We know that you can’t seperate yourself into your gender identity, your sexuality and your race. All these parts make up the whole you, and when you experience abuse on the streets or from your neighbours you may not be sure whether you’ve been targeted because of one, two or all of these reasons.
Galop can help you with advice and support in any of these situations, and if you want, we can help you to report your experiences to the police.
Racism on the Scene
If you’re out and about on the gay scene and you experience racism, Galop can help support you and, if you want, help you to report your experiences to the police. We know that racism can take many different forms; sometime this might be really obvious, for example racial or physical abuse by someone. On other occasions it might seem more subtle, for example, being refused entry to a club which claims to be ‘members only’, when you know that it isn’t. Either way, way know that racism can exisit on the scene, and we’re here to help you.
It can be really difficult to think about involving outside people if you are experiencing doemstic abuse. Talking to our speciaist worker can help you think through your options, without having to committ to taking any action before you are ready. You remain in total control.
Domestic abuse can be triggered by anything including your family or partner discovering your sexuality or gender identity. It can take all kinds of forms for example:
• Physical violence
• Locking you in your bedroom
• Bullying you into changing the way you dress and present yourself
• Stopping you from leaving the house
• Stopping you from visiting relatives.
You can find out more about what domestic abuse is, what your rights are and how we can help you by calling Galop or visiting our section on domestic abuse.
Threats to Out You
It may be that someone has found evidence of your sexuality or gender identity on the internet, such as Facebook or Gaydar, or perhaps that you have been spotted leaving a club or a known cruising ground. If you experience threats to out you to your husband or wife, your family, your community, gurdwara, masjid, church or workplace, from someone you know or you are related to, this might be considered as harassment or blackmail, and the person could be charged with a criminal offence. If this is happening to you, Galop can give you advice and support about your options, and help you decide if you’d like to report your experiences to the police.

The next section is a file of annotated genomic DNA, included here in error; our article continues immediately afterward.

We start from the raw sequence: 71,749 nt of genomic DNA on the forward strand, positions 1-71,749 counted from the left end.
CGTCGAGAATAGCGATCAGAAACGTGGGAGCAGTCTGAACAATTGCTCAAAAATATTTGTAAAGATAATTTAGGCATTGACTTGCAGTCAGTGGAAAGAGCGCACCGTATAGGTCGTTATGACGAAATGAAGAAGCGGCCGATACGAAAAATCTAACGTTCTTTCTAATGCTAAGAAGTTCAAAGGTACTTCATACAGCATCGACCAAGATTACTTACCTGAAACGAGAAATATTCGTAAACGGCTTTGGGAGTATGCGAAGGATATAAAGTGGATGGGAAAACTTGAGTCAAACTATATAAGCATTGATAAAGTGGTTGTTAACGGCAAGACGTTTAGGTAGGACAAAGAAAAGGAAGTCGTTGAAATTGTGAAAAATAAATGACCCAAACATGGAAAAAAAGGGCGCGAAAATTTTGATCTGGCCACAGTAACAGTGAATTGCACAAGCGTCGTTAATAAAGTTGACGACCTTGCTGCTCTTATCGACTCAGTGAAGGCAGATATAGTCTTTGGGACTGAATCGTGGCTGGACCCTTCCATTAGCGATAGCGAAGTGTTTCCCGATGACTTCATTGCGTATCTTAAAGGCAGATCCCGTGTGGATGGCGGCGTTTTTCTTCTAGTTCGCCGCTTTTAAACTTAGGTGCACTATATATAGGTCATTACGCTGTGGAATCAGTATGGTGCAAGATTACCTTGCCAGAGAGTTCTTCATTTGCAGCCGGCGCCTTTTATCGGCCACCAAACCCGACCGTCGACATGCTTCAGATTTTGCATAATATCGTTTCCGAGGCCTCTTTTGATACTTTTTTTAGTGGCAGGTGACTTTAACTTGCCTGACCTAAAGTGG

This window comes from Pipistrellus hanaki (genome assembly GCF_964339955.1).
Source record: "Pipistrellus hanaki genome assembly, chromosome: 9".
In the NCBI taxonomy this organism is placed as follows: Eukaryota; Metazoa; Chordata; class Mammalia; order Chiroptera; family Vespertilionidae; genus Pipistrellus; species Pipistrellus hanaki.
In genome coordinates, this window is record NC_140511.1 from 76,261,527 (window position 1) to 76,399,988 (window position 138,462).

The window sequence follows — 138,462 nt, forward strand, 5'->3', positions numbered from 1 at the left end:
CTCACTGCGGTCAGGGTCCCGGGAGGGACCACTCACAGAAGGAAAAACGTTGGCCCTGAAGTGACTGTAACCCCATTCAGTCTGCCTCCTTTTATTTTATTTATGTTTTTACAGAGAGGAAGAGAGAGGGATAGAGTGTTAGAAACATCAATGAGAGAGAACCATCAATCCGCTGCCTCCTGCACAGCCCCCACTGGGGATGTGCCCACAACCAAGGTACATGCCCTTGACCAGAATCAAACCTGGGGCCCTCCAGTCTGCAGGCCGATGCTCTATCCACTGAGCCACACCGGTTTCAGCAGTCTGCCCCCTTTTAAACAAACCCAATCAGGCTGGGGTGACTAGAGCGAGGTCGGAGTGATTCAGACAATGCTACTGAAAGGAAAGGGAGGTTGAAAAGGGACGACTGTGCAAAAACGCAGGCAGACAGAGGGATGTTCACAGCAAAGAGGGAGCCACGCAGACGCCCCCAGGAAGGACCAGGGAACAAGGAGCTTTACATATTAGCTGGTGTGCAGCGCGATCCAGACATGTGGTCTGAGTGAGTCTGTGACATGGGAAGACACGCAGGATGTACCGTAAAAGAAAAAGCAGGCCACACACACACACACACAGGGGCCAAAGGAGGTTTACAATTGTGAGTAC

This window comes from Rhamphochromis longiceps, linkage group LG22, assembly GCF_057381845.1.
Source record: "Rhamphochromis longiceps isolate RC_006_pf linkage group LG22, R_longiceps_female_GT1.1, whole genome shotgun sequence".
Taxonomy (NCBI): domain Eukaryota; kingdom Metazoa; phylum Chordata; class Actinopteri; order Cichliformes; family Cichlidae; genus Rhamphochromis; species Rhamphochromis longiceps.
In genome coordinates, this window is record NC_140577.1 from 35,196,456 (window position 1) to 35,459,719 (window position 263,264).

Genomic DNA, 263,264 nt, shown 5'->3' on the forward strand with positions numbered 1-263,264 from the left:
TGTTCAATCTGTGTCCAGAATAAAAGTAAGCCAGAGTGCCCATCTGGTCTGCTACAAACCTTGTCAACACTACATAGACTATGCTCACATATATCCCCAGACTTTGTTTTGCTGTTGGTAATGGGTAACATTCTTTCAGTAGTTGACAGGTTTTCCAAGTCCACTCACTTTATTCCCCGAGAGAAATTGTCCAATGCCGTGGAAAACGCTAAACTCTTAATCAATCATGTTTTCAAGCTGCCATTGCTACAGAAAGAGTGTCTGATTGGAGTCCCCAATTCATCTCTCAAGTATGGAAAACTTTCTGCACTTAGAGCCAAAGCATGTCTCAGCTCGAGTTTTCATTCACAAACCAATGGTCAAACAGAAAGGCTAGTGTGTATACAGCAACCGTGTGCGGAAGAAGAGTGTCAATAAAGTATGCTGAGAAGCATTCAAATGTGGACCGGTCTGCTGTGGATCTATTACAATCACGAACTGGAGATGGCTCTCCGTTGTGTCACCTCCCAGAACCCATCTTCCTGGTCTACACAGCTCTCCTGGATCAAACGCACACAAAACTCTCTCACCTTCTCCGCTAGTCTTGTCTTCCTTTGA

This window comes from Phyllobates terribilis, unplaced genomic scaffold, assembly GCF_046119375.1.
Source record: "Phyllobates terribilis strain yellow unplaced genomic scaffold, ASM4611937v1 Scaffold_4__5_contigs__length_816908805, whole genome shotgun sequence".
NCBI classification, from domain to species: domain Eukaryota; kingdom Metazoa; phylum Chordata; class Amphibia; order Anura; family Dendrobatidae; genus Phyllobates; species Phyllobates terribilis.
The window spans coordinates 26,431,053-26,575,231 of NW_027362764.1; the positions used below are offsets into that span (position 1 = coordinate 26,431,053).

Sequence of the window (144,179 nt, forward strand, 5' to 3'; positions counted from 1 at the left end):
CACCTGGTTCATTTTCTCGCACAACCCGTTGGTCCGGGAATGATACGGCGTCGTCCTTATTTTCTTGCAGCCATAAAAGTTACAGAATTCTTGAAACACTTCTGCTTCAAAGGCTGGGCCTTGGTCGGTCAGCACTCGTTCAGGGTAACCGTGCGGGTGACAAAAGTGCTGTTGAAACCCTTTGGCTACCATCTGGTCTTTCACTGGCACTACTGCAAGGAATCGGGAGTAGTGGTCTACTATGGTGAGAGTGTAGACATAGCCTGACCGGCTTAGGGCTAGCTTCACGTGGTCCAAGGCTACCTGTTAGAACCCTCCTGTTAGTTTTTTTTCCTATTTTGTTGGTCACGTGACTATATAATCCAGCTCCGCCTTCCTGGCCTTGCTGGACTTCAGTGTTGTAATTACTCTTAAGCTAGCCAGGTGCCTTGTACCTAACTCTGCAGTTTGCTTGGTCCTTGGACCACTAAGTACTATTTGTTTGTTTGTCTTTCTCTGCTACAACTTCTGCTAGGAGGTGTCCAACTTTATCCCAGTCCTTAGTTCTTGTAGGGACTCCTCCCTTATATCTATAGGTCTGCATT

Stop and Search
You should not be stopped on the basis of your:
• gender identity
• sexual orientation
• the way you dress
• or because you have committed a crime in the past.
After stopping you, the police officer must provide you with written reasons for the stop, whether any items were found on you, and must provide their name. If you feel you have been stopped and searched unfairly then we can help you find out more about why you were stopped, and advise you about your options, including making a complaint.
We can offer you a service whatever your immigration status. We are not interested in whether you have leave to remain or if you are an overstayer; we are here to help you make choices about how to keep yourself safe.
In some situations people enter marriages without disclosing to their husband or wife to be that they are also attracted to the people who are the same sex as them. Or they may be forced into a marriage.Some people may continue being married for a number of years without disclosing to their husband or wife that this is the case, perhaps having a boyfriend or a girlfriend whom they visit on a regular basis. If this is the case, and you are concerned about your husband or wife finding communication with Galop, we will take steps to ensure your safety, for example by agreeing not to contact you by post or leave messages on your mobile phone.
Forcing you to get married by using violence, threats of violence to you or others, or blackmail is a crime. The new Civil Protection Act 2008 is designed to stop people being forced into marriages without their consent. You should consent to your marriage freely by you and without any fear of negative consequences if you do not agree. Examples of force which would be illegal inlcude threats of violence against other family members such as your mother, or taking you on holiday to visit extended family and then taking your passport away and holding hostage against your agreement to marry. If you are concerned that your family may be trying to force you to marry someone, you can contact Galop for support and advice.